When people say you vote on one issue ABORTION, I say "YES".
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written by Manfred, October 09, 2012
"Biden warned that judges with that perspecrive would not support the regulations necessary for the economy." Is the reader to infer from this sentence that abortion was considered necessary for the economy? I am only trying to be clear. I noticed, Dr. Arkes, that not once in your excellent column do you cite the fact that Biden, Kennedy and Anthony Kennedy are referred to in some circles as being "catholic" (sic). Thank you! While Bork and Thomas were facing their interrogations, the bishops were working hard on Communion reception while standing, Communion in the hand, women in the Sanctuary, female altar servers, First Communion before first Confession and other "serious" items which effeminate men do to busy themselves. (And they have to have a three week Synod in Rome to discuss where all the ADULTS in the Church have gone?)
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written by Grump, October 09, 2012
Well said, professor. Such accolades are well-deserving. Mr. Bork is a man of towering intellect and integrity.

One of his quotes is most revealing: "I don't think the Constitution is studied almost anywhere, including law schools. In law schools, what they study is what the court said about the Constitution. They study the opinions. They don't study the Constitution itself."

His seminal book, "Slouching towards Gomorrah," was profoundly insightful. A few quotes from the book:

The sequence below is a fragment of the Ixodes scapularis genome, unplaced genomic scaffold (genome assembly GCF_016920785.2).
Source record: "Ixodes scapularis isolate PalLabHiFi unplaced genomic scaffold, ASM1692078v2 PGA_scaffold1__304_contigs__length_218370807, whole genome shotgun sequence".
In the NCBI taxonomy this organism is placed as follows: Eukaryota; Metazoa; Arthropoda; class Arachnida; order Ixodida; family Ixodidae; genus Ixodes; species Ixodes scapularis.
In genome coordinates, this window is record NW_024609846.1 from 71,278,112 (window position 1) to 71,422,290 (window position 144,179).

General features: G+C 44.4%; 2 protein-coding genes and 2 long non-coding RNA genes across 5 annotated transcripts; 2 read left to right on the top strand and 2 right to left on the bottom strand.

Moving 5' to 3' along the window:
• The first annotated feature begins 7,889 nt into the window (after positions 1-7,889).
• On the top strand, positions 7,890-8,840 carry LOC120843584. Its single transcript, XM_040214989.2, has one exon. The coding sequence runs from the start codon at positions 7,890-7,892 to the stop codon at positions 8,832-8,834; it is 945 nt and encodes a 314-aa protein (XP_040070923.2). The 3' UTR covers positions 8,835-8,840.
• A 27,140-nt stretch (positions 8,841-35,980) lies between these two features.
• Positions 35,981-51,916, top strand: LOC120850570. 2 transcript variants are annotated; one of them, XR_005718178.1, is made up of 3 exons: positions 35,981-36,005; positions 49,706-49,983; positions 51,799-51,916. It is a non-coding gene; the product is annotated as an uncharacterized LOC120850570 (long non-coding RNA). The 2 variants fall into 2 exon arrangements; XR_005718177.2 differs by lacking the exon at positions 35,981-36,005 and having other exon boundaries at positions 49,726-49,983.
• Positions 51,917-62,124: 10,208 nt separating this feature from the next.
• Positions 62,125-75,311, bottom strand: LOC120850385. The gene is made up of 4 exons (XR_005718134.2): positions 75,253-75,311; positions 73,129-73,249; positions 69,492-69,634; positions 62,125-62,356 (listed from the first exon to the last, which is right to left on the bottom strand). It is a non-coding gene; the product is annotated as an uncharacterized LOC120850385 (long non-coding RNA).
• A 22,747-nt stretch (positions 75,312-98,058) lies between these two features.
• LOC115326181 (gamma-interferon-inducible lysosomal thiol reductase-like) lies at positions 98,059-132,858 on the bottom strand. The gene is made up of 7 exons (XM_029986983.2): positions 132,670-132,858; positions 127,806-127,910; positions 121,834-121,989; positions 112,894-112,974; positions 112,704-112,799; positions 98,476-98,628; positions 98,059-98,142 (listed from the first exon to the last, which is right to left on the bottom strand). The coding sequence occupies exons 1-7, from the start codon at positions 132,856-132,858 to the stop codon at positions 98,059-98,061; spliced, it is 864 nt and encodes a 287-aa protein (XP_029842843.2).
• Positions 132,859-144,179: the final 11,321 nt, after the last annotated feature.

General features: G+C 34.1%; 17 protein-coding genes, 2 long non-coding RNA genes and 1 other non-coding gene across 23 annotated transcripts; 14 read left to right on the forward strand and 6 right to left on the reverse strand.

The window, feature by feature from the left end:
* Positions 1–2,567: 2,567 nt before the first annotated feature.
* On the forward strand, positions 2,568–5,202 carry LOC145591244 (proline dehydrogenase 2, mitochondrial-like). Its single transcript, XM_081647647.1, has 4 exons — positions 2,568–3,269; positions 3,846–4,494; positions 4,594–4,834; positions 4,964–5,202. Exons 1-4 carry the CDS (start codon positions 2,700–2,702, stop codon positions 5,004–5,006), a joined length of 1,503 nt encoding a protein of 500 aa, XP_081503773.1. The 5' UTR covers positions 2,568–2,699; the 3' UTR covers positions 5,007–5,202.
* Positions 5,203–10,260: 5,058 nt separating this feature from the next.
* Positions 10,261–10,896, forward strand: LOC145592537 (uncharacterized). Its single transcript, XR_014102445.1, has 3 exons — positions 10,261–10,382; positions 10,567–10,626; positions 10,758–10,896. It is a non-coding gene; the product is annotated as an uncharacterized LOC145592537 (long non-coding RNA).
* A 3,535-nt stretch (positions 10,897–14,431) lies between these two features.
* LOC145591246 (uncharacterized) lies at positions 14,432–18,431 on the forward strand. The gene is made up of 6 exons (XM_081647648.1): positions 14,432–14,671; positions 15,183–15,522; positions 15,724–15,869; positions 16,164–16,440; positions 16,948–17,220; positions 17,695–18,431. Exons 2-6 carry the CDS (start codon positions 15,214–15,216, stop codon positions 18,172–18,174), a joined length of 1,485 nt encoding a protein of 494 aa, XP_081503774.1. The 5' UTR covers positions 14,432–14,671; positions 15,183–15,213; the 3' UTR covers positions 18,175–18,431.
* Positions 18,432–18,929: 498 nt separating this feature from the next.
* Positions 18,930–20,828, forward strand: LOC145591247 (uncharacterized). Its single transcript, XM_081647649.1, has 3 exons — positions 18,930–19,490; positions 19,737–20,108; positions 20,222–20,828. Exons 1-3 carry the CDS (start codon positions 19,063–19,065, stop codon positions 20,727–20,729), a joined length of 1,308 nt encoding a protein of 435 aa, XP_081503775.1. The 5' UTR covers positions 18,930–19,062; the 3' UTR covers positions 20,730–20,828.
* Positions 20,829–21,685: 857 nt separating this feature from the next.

"Analysis demonstrates that we continue slouching towards Gomorrah. We are well along the road to the moral chaos that is the end of radical individualism and the tyranny that is the goal of radical egalitarianism. Modern liberalism has corrupted our culture across the board.” (p. 331)

"If there are signs that we have become less concerned than we should be with virtue, there are also signs that many Americans are becoming restless under the tyrannies of egalitarianism and sick of the hedonistic individualism that has brought us to the suburbs of Gomorrah. But, for the immediate future, what we probably face is an increasingly vulgar, violent, chaotic, and politicized culture." (p. 342)

Robert Bork concludes his book with these words: "As we approach its desolate and sordid precincts, the pessimism of the intellect tells us that Gomorrah is our probable destination. What is left to us is a determination not to accept that fate and the courage to resist it—the optimism of the will." (p. 343)

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written by jsmitty, October 09, 2012
Good piece Dr. Arkes. I must say as a young undergraduate freshman in college with decidedly liberal views, the whole intellectually dishonest manner in which the Democrats handled the Bork nomination led me into the GOP for years.
But now as I look back on it, I think it was Reagan who deserved part of the blame for what happened. If Reagan had appointed Bork first instead of O'Connor he surely would have been confirmed. I think Scalia could have been confirmed by the 1986 Senate class as well.